"We are monitoring for any kind of bias, both amongst our team and in the product itself," Zuckerberg said. "Making sure that this ends up being a platform for all different perspectives is obviously going to be very important for this succeeding over the long term."
After his Capitol Hill grilling, Zuckerberg told me about today's announcement: "I guess we just say this is going to be the more fun part of the week."
4. ⚖️ Impeachment Day 32: 2016 probe is now criminal
The Justice Department has shifted its review of the origins of the FBI's Russia probe to a criminal investigation, AP reports, confirming the N.Y. Times.
Why it matters: The designation gives prosecutors the ability to issue subpoenas, impanel a grand jury, compel witnesses to give testimony and bring federal criminal charges.
5. "A Forecast for a Warming World: Learn to Live With Fire"
"The total area burned in a single year by wildfires in the United States has only exceeded 13,900 square miles ... four times since the middle of last century. All four times have happened this decade," the N.Y. Times reports.
Why it matters: Our ecosystem "is primed to burn ... Climate change will lead to more wildfires nationwide as hotter temperatures dry out plants, making them easier to ignite."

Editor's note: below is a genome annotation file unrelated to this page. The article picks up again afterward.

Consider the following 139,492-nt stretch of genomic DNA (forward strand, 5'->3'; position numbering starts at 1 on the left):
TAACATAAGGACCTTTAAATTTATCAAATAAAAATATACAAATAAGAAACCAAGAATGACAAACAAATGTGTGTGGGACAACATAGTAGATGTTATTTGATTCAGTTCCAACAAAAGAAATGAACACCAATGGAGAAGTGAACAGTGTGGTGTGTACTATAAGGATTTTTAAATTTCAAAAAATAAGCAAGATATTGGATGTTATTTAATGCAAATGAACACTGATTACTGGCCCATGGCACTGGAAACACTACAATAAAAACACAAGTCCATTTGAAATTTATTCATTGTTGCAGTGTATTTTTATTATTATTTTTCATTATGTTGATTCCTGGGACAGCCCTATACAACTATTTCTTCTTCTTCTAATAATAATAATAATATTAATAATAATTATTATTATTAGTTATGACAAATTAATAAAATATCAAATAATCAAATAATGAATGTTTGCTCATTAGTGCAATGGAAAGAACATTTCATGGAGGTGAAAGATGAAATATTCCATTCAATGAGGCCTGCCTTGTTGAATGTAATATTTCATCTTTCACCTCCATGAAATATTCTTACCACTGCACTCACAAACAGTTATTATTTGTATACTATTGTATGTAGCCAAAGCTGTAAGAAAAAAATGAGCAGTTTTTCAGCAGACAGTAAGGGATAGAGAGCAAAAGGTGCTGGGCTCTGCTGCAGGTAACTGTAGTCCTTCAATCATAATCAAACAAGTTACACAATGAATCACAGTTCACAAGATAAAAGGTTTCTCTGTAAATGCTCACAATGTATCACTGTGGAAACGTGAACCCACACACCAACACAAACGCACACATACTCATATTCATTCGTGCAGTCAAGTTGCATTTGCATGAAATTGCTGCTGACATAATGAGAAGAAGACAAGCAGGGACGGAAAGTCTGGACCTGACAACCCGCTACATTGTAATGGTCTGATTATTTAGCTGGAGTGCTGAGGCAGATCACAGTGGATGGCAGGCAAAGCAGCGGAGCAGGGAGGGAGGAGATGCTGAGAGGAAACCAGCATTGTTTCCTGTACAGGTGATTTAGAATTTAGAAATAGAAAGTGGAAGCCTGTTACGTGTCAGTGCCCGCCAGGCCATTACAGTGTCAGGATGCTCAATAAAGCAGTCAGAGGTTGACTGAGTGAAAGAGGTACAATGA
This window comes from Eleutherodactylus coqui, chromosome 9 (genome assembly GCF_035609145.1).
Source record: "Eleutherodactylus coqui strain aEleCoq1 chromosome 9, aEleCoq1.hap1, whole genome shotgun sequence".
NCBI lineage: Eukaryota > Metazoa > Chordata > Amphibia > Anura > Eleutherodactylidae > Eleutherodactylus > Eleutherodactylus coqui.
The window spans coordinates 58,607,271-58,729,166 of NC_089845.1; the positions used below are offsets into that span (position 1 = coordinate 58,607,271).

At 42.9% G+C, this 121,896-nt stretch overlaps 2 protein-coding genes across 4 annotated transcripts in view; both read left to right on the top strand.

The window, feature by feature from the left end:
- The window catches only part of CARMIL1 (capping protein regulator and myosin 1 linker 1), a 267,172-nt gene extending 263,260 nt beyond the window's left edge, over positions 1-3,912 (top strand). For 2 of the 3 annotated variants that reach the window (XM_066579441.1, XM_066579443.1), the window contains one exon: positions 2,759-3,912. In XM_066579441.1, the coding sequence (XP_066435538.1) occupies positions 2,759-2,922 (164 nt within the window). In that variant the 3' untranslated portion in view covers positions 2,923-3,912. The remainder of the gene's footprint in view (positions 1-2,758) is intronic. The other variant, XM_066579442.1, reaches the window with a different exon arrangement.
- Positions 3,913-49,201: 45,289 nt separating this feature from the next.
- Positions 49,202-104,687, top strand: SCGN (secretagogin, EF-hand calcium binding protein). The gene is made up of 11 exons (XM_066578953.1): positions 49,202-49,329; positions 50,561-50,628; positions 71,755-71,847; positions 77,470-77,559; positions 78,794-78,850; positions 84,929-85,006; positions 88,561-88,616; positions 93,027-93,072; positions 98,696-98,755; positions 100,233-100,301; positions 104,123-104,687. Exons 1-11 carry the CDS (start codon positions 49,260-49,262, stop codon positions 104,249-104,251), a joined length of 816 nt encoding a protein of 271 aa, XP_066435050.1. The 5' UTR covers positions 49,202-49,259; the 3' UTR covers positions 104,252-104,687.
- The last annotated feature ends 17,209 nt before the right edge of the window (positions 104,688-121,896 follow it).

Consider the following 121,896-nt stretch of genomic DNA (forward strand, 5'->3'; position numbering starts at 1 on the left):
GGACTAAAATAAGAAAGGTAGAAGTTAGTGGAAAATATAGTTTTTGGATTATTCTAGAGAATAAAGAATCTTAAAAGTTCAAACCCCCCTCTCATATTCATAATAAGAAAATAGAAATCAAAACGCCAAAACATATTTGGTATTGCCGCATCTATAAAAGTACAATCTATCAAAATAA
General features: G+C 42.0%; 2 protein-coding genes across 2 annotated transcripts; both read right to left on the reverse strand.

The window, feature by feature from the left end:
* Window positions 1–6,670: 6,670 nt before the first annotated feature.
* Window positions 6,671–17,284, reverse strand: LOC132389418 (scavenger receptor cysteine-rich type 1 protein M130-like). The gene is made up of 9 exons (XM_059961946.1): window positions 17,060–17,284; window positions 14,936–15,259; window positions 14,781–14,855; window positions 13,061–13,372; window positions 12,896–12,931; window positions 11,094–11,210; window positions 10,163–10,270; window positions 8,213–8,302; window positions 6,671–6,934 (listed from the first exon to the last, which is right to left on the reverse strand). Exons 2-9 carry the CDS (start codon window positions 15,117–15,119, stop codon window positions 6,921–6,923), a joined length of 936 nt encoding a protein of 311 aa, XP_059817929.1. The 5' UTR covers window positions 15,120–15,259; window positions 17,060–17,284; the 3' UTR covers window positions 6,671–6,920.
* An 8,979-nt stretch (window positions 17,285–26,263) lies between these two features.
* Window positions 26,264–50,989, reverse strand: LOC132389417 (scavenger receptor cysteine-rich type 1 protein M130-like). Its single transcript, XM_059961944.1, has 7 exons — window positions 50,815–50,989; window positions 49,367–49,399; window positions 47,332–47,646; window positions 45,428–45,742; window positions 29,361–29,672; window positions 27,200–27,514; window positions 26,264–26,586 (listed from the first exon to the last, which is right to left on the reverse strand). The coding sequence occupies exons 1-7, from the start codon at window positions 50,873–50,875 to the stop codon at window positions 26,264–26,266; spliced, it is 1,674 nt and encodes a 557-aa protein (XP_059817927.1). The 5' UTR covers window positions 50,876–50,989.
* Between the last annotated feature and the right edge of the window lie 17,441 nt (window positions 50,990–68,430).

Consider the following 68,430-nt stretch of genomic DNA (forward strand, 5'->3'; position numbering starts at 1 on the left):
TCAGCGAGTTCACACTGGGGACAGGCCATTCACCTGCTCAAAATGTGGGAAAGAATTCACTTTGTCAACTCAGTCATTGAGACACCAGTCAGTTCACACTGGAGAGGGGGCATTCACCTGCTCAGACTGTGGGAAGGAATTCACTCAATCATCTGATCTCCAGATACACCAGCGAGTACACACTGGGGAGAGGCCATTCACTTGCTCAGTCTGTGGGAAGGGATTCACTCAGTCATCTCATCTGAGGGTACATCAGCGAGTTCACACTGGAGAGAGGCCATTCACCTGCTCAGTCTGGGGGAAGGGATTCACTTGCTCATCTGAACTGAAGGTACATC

6. ⏰ Megatrend: "The 2010s Broke Our Sense Of Time"
"The rhythms of American life changed in the 2010s. ... [E]verything from TV to Trump to Instagram messed with your head just enough that time feels like it melted," BuzzFeed News' Katherine Miller writes:
The touch and taste of the 2010s was nonlinear acceleration: always moving, always faster, but torn this way and that way ...
If it feels like so much has happened, it’s because so much DID happen. And when you go back and tally it all up ... so much of the way our phones and lives work today congealed during the 2016 election.
The count of children separated at the border by U.S. immigration authorities since July 2017 is now 5,460, according to ACLU data reported by AP.
Of those separated from July 1, 2017, to June 26, 2018, 207 were under 5.
8. "The sheer scope of her ambition"
Sen. Elizabeth Warren "is responding to an enduring set of worries," The Economist writes in its cover editorial:
Some Republican and Wall Street critics claim that Ms Warren is a socialist. She is not. She does not support the public ownership of firms or political control of the flow of credit. Instead she favours regulations that force the private sector to pass her test of what it is to be fair.
The scope of these regulations is jaw-dropping.
9. First look: Mitch Landrieu's push to unite the South
Former New Orleans Mayor Mitch Landrieu today launches the E Pluribus Unum Fund with a report, "Divided by Design: Findings from the American South," based on interviews with 800+ people in 28 communities in 13 states.